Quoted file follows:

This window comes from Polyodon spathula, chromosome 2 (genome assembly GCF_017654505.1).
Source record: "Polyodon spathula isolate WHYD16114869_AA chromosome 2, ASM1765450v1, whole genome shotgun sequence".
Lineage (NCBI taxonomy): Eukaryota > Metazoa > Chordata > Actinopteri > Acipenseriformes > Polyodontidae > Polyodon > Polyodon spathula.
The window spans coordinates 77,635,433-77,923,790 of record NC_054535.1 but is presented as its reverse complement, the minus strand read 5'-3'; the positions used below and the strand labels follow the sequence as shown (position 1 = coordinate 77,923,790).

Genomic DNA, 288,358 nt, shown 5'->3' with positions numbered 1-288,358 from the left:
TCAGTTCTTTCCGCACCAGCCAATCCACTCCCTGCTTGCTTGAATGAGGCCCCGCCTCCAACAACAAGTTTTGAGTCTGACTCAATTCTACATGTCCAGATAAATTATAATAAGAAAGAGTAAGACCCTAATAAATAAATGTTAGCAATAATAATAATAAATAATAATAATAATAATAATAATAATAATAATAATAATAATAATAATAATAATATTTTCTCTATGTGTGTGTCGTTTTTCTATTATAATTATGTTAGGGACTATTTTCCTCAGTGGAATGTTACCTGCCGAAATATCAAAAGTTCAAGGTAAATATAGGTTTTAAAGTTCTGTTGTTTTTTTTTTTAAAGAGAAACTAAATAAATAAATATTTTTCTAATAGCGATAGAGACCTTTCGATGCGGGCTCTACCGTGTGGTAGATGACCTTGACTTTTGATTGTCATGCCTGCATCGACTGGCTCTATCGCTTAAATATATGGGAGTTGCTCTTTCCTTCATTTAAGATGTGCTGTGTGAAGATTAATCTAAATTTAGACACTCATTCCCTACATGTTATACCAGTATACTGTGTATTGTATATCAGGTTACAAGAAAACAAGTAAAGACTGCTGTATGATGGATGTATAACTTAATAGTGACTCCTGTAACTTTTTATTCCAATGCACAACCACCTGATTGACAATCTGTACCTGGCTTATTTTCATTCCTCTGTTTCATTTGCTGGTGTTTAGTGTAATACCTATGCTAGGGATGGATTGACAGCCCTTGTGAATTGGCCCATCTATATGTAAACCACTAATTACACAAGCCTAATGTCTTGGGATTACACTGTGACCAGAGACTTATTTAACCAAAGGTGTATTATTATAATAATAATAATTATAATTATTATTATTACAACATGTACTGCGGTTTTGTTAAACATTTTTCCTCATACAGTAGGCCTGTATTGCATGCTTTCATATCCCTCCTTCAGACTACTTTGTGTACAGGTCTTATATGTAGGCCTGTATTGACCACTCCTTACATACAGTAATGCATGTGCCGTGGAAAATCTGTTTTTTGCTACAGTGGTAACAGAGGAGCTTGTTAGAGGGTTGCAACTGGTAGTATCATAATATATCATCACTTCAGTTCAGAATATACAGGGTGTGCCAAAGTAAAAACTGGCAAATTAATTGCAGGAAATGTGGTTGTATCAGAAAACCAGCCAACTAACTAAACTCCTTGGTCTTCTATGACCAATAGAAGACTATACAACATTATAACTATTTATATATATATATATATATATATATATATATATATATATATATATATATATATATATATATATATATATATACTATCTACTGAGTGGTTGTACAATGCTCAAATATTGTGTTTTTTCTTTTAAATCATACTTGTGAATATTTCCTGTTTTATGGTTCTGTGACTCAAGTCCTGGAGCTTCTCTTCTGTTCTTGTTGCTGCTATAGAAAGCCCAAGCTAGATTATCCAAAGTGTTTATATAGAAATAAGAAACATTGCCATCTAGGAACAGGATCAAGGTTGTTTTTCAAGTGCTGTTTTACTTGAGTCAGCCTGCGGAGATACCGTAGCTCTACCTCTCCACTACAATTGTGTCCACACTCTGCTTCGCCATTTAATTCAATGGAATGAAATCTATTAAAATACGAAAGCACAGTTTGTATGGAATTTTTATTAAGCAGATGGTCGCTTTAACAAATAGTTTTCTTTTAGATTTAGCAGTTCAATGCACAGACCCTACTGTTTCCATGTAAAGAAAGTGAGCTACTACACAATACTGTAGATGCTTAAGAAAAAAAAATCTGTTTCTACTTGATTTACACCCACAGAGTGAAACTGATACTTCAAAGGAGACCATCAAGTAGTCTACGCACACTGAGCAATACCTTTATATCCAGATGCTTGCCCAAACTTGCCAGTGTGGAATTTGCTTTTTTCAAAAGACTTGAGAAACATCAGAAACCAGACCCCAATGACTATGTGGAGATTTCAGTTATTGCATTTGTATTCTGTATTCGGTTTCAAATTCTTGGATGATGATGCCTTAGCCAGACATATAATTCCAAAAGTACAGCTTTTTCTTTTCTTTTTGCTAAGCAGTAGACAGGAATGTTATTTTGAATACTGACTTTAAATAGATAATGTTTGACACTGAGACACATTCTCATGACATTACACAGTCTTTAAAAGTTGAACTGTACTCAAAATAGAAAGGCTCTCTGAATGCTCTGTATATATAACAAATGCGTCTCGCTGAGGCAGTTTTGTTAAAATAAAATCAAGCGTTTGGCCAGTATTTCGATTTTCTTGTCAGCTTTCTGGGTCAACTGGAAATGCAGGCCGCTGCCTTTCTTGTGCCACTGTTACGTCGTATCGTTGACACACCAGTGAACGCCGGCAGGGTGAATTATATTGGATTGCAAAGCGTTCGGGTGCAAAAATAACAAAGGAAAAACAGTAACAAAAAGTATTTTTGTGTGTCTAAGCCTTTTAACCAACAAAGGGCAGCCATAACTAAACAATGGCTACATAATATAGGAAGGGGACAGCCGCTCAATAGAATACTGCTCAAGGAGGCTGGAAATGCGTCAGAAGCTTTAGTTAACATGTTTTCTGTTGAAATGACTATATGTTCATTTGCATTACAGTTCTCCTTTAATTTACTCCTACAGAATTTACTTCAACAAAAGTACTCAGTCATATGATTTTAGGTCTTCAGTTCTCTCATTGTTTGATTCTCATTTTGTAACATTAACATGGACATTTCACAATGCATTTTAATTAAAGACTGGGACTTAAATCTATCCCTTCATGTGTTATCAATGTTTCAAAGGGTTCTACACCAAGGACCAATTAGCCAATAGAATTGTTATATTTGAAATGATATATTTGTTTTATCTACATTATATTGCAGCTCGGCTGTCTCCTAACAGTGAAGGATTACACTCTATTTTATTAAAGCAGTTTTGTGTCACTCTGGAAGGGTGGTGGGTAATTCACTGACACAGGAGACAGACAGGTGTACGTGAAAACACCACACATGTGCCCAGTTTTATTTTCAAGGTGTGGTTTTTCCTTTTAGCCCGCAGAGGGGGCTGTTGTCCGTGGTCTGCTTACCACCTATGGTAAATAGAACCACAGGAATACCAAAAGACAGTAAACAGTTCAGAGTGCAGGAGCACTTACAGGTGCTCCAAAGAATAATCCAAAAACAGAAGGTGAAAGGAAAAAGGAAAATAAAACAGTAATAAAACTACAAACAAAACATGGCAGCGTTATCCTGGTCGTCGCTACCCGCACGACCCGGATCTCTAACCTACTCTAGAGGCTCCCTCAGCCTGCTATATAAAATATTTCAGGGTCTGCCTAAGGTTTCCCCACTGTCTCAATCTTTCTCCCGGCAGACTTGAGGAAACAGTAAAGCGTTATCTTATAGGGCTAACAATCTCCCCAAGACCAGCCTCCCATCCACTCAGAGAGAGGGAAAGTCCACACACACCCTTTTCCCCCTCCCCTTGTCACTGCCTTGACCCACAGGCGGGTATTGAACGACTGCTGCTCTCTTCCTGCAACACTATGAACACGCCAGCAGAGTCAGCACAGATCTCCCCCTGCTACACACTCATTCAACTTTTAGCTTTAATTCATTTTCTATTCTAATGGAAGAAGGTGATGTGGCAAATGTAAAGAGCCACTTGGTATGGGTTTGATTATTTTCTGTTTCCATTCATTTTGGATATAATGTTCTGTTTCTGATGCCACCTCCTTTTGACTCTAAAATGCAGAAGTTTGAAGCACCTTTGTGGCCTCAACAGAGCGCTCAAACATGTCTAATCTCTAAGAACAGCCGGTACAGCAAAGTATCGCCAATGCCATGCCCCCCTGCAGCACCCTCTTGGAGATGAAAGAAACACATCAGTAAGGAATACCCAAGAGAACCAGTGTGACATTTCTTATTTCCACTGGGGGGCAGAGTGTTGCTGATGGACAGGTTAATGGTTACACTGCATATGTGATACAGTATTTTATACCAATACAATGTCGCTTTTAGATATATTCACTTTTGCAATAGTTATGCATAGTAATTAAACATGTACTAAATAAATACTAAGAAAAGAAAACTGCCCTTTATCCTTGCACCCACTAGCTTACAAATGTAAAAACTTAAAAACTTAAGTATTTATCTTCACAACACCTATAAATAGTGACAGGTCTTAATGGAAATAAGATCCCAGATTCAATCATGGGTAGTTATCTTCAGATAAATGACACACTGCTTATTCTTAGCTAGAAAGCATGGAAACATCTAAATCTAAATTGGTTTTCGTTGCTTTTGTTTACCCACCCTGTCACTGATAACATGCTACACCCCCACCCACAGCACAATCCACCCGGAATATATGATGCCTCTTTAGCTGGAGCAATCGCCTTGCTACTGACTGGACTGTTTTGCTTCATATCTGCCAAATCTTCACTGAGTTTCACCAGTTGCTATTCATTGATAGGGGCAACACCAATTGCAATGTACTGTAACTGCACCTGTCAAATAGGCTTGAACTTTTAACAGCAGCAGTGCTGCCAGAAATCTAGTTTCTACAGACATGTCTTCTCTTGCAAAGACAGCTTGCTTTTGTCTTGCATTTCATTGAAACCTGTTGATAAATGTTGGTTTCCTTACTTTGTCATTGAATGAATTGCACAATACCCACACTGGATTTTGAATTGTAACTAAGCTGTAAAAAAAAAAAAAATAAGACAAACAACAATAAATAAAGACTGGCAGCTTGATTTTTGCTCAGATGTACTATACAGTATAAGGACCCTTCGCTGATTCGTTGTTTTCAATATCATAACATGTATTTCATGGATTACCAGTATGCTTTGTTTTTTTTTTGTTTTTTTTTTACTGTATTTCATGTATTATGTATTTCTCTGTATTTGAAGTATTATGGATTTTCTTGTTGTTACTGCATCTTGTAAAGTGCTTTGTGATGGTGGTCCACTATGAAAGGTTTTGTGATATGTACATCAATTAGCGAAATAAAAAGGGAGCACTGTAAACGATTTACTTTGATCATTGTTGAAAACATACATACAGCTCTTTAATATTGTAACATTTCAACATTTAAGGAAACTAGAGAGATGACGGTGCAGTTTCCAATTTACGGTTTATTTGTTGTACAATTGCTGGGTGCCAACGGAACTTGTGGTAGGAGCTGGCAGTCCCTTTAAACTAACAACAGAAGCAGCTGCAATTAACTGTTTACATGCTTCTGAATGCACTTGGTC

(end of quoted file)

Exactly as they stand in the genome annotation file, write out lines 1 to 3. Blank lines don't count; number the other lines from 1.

This window comes from Polyodon spathula, chromosome 2 (genome assembly GCF_017654505.1).
Source record: "Polyodon spathula isolate WHYD16114869_AA chromosome 2, ASM1765450v1, whole genome shotgun sequence".
Lineage (NCBI taxonomy): Eukaryota > Metazoa > Chordata > Actinopteri > Acipenseriformes > Polyodontidae > Polyodon > Polyodon spathula.